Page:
The fines range from 100.000,00 to 800.000,00 dinars for legal entities, 10.000,00 to 400.000,00 dinars for entrepreneurs, and 5.000,00 to 40.000,00 dinars for responsible persons within legal entities, depending on the committed offense. These penalties aim to ensure compliance with legal norms and workplace protection to prevent harassment at work.

8. Mobbing case law

We have mentioned that case law indicates proving mobbing can be a challenging process. 

However, this assertion is based on limited information, especially considering the low number of mobbing reports. Consequently, there are not many judgments on which such conclusions can be drawn.

Analyzing the available case law, we have found that the most common issues revolve around recognizing and determining specific behaviors such as mobbing.  

In such cases, courts often examine aspects such as:

  • Whether the employee fulfilled their contractual obligations,
  • Whether the employer provided healthy and safe working conditions, 
  • Whether the employer took steps to prevent harassment,
  • How the employer treats other employees in relation to the harassed employee,
  • Whether the employer's behavior towards the employee was justified,
  • How the employee feels due to such behavior.

Based on this information, courts then make decisions aimed at fairly assessing the situation. 

Overall, with properly collected and presented evidence, victims of mobbing have a chance to achieve justice.

9. Mobbing in the Education and Healthcare Sectors

High expectations, enormous workloads, emotional engagement, and a lack of resources are characteristic challenges in the education and healthcare sectors, making them more susceptible to conflicts and abuse. The hierarchical structure in these sectors further contributes to the frequency of these issues, leaving little room for employees to assert their rights or even express dissatisfaction with their positions.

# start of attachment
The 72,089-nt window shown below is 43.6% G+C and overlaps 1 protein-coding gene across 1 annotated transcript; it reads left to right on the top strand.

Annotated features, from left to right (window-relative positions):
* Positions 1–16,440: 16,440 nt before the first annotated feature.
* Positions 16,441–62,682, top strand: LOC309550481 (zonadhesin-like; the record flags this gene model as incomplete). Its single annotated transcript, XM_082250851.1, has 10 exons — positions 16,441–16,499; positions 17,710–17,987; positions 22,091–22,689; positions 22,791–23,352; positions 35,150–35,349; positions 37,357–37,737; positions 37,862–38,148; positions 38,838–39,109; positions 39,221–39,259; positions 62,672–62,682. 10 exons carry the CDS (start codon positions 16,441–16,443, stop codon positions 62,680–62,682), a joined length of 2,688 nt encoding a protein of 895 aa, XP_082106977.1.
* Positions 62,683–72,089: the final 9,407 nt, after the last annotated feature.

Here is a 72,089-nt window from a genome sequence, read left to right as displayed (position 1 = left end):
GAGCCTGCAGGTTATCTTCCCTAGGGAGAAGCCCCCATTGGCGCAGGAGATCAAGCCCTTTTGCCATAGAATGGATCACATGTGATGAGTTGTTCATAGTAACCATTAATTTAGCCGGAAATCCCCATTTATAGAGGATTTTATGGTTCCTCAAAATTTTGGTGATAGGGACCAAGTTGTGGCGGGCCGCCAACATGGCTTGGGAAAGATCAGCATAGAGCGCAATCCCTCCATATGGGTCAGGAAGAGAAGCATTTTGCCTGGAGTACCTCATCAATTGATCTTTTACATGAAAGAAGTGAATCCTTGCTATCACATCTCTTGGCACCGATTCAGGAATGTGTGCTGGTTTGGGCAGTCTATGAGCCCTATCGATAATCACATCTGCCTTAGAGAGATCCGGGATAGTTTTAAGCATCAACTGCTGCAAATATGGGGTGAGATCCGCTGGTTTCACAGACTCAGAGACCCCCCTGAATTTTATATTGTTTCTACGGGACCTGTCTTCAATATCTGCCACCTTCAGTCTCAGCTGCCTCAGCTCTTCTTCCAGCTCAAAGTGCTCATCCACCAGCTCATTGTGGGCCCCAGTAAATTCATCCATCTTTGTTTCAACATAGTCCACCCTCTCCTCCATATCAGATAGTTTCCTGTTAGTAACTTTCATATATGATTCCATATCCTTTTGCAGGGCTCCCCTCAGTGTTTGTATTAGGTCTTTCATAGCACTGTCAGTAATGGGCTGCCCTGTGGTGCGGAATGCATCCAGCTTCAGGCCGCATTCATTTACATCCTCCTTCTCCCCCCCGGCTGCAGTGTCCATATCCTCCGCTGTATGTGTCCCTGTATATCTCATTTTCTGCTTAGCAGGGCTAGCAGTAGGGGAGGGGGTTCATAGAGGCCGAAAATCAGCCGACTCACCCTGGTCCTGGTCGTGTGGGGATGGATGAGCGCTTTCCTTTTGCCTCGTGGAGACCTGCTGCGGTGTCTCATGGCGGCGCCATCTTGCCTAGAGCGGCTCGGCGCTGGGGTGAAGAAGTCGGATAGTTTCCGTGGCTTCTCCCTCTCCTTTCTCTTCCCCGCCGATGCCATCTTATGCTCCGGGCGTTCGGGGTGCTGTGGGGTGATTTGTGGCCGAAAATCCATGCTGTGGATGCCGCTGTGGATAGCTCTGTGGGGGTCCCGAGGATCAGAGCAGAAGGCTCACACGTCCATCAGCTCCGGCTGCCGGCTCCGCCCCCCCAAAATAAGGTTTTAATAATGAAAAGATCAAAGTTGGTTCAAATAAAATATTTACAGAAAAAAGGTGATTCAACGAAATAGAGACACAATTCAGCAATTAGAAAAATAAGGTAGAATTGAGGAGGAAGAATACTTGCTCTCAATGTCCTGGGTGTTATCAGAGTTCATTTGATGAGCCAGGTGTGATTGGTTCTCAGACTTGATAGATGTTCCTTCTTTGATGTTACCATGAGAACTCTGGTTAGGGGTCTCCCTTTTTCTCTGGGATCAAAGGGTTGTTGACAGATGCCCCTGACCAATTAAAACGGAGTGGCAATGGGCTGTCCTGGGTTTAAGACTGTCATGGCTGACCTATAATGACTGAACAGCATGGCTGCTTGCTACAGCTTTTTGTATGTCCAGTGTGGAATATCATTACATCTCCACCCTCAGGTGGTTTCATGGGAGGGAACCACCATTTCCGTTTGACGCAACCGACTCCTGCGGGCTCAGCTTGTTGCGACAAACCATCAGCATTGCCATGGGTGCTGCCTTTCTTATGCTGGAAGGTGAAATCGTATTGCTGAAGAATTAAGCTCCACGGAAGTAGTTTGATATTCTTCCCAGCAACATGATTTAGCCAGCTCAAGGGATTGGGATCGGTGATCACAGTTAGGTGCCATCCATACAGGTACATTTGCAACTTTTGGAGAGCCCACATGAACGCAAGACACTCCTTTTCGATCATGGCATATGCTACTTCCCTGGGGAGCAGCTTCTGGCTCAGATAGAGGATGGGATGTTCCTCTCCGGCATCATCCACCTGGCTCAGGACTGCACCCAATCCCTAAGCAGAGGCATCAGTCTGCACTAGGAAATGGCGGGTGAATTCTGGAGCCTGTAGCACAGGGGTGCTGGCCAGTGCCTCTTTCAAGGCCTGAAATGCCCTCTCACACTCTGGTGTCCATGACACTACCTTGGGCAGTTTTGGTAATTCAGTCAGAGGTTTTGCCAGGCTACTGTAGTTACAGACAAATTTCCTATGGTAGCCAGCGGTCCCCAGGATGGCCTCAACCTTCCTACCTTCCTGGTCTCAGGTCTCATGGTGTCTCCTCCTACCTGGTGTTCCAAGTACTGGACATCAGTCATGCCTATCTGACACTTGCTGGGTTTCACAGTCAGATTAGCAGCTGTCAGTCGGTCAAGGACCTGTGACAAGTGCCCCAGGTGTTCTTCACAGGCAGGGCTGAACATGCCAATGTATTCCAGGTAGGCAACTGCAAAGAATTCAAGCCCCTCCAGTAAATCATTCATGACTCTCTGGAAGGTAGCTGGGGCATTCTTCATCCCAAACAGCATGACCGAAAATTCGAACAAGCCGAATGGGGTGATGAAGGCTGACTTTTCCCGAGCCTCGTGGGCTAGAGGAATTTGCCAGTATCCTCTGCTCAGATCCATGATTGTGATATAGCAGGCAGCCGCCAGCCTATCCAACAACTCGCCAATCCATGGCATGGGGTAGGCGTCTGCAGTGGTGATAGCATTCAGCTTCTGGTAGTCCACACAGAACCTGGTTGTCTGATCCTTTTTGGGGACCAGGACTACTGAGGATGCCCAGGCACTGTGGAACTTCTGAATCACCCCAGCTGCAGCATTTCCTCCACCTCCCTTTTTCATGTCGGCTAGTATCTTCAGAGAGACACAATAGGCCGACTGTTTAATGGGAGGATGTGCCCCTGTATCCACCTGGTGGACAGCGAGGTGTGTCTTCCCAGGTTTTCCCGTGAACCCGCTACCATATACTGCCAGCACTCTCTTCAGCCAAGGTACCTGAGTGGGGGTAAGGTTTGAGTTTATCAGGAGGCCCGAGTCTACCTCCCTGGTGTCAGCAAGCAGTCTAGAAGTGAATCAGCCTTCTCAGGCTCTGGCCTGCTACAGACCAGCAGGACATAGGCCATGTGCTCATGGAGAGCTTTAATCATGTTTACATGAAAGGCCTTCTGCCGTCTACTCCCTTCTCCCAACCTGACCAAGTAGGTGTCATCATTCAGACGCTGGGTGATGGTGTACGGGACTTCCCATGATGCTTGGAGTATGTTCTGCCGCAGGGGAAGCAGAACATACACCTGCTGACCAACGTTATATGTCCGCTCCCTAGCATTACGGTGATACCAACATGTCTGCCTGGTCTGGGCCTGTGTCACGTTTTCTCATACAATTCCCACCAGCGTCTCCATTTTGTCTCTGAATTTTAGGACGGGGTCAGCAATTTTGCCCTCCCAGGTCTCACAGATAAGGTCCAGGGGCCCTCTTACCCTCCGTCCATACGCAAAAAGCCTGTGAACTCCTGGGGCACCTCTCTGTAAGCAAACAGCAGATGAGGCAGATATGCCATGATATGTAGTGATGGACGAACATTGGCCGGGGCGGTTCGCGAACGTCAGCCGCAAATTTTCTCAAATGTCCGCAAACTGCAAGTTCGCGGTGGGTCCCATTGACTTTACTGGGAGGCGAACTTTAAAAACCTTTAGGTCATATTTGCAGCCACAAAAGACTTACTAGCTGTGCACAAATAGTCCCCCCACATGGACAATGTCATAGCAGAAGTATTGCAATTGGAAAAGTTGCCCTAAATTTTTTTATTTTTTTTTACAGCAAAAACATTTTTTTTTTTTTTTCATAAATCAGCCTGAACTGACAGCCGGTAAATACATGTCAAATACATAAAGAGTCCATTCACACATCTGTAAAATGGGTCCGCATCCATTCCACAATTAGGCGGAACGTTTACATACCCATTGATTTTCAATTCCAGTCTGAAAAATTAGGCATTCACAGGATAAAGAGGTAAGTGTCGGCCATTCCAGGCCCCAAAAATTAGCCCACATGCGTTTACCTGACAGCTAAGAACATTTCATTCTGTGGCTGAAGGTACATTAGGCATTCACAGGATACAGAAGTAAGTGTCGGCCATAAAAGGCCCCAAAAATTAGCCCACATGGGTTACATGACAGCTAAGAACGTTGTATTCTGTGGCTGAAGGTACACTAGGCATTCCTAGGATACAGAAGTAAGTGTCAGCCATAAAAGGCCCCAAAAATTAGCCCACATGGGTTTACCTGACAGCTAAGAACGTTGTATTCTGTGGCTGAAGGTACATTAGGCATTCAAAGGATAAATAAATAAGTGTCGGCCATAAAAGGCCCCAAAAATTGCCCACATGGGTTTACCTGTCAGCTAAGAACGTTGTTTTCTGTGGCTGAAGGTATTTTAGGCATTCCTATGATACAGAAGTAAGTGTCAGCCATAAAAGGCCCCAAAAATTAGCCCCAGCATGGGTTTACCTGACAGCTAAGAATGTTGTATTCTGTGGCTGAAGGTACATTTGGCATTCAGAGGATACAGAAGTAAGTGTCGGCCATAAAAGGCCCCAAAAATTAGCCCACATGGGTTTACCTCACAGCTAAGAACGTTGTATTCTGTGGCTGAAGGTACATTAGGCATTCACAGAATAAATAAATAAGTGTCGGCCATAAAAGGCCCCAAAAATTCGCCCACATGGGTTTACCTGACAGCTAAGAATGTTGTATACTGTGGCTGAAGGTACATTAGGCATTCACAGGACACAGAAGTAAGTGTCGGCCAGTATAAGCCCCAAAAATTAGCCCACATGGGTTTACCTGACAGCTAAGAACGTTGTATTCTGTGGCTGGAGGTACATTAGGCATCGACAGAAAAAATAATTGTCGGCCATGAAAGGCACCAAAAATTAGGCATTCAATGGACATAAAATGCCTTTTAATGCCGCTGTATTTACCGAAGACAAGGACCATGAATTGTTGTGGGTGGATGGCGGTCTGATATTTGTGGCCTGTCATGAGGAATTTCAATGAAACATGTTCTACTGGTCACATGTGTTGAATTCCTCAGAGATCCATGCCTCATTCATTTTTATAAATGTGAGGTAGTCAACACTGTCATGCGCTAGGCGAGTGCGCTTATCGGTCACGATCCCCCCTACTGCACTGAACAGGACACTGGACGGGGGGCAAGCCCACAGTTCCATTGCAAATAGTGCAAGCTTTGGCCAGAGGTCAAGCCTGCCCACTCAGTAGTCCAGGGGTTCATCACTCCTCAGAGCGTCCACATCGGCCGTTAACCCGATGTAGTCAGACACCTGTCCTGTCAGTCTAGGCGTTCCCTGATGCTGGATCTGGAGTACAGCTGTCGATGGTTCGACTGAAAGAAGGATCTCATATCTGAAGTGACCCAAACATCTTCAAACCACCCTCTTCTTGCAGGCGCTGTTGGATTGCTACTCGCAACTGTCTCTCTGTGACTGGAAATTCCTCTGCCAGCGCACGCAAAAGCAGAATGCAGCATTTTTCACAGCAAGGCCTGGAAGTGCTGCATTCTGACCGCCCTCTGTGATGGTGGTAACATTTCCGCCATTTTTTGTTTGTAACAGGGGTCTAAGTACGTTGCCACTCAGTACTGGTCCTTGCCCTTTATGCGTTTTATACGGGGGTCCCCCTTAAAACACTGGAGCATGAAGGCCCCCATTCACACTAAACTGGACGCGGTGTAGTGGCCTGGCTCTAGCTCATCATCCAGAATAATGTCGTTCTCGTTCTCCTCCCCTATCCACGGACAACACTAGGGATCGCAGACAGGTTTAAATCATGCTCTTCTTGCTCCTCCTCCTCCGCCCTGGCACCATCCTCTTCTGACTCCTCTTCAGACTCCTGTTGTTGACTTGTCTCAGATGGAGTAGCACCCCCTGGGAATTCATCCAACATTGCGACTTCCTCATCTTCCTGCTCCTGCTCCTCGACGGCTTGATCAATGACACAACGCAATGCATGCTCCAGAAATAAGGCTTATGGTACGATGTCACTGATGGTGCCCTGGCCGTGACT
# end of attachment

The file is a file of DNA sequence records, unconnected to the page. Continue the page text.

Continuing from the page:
For these reasons, we have dedicated special attention to bullying in schools and bullying in healthcare.

1. Mobbing in schools

Mobbing in schools is becoming an increasing problem in Serbia, with long-lasting effects on both students and teachers, as well as the entire school community. According to available data from various internet portals, school violence can manifest in various forms, including physical, verbal, social, emotional, and sexual violence. The same data indicates that 1 in 5 teachers in Serbia feels harassed at work, which is a concerning statistic. 

To prevent mobbing in schools, educational institutions should have clear policies and procedures for the prevention and response to violence, as well as support mechanisms for bullying victims. Educating all members of the school community about the harmful consequences of bullying and promoting positive forms of communication and mutual respect can also contribute to reducing this problem in schools.

2. Workplace mobbing in healthcare

You've probably heard of one of the well-known cases of workplace bullying in the healthcare institution "Dr. Laza Lazarević," where the director of the institution was dismissed in 2017 after employees accused her of mobbing. 

In this particular case, employees claimed they were subjected to constant pressure, intimidation, and unfair treatment by the director. Some reported receiving threats of dismissal or wage reductions if they did not comply with her demands. 

Judging by the number of employees who left the institution during the director's tenure (around 70 employees), it can be concluded that this workplace mobbing situation was quite serious and prolonged. It likely led to harmful consequences not only for individuals directly affected but also for the institution's reputation. 

In cases of workplace bullying in healthcare, it's crucial for healthcare institutions to take urgent measures to protect employees and prevent further abuse. One of these steps is encouraging employees to report workplace mobbing to create a safer and healthier work environment for everyone.

Labor law attorney

If you believe you are a victim of workplace mobbing and are experiencing negative health consequences as a result of harassment at work, contacting a labor law attorney is a crucial step to understanding your rights and exploring legal options for protection. If you have any more questions or need further assistance, feel free to ask.

Sonja Pekic Advokat Novi Sad

Author

Attorney at Law Sonja Pekić